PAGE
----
One day, a hunchback father and his lame son, two Jews from the Lodz ghetto, are taken out of a newly arrived train. As soon as Mengele looks at them, he immediately orders them to be incapacitated and sends them to crematorium number one - to investigate Nisley. The Hungarian doctor makes them all the tests and orders them to bring a sauté of beef meat with a side dish of pasta - he writes that this is their "last communion." The SS men take them away, tell them to undress and shoot them at close range on the orders of Mengele. Then the corpses are brought back to Nisley, who "was so seized by the throat with disgust" that he entrusts the autopsy to his accomplices.
“Later, in the evening, having managed to send at least ten thousand people to their deaths, Dr. Mengele appears. He listens with great interest to my report on the observations made both on the still living and after the autopsy of both injured victims. “These bodies should not be cremated,” he says. “They should be prepared and the skeletons must be transported to Berlin, to the Anthropological Museum. What kind of systems do you know for the complete cleaning o thef skeletons?", - he asks me".
Nisley suggests putting the corpses in quicklime - it absorbs soft tissue in two weeks - or boiling them in boiling water until the flesh falls off the bones. Then the corpses must be placed in a bath with essential oil, it will dissolve the last pieces of fat and leave the skeleton white, dry and odorless. Mengele orders him to use the fastest way - boiling. Ovens are being prepared. Iron barrels are put on an open fire, and in this cauldron the corpses of a hunchback and a lame man, father and son, quiet Jews from Lodz are boiled.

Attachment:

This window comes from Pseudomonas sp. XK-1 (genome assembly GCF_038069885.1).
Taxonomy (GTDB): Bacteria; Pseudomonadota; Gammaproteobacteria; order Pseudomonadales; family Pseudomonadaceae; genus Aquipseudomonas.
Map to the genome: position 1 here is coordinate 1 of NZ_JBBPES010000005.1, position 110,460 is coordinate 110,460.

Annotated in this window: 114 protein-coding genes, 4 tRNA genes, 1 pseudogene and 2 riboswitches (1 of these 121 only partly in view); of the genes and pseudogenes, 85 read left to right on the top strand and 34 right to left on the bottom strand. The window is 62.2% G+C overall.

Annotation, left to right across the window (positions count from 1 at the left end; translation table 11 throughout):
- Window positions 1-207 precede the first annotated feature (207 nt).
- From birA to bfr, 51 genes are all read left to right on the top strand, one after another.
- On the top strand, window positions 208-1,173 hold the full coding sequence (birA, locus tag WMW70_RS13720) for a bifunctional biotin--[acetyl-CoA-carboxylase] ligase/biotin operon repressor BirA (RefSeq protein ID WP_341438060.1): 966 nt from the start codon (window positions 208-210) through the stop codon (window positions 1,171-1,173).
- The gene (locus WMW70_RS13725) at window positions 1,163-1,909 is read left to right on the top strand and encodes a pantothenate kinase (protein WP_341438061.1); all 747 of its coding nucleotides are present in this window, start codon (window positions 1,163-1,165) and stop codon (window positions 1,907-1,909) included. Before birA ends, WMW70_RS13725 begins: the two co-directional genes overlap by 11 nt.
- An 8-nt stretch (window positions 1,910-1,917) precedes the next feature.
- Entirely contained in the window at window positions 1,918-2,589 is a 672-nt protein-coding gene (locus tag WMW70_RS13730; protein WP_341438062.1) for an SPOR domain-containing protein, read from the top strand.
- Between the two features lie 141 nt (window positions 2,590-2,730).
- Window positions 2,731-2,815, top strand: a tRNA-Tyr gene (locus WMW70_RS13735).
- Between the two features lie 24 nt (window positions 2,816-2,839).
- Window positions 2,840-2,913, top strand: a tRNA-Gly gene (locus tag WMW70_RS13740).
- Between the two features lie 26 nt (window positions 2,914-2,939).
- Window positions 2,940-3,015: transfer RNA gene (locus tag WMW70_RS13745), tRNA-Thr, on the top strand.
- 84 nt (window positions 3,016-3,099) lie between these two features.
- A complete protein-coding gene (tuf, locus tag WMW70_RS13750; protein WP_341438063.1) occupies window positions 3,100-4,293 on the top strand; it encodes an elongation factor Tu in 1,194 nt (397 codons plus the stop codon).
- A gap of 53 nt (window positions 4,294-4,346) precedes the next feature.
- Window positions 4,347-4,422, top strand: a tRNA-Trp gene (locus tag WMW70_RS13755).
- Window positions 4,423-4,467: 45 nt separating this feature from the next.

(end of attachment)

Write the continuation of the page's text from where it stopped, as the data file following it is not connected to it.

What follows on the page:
“It's been almost five hours”, - Neasley writes. “I noticed that the soft tissues were already easily detaching from the bones. I ordered to put out the fire, but leave the iron barrels in the same place where they stood in order to let them cool down".
The crematorium is closed that day. Stoves are repaired by prisoners-masons. One of Nisli's assistants runs to him in panic: "Doctor, the Poles are eating meat from barrels". “I rush headlong there. Four prisoners, all in striped robes, stand near the vats, dead from fear... Completely starving, they were looking in the yard for at least some food and accidentally came across these cauldrons, left unattended for a few moments. They thought it was meat for the Sonderkommando and she cooks it... The Poles froze with horror when they got to know what kind of flesh they ate".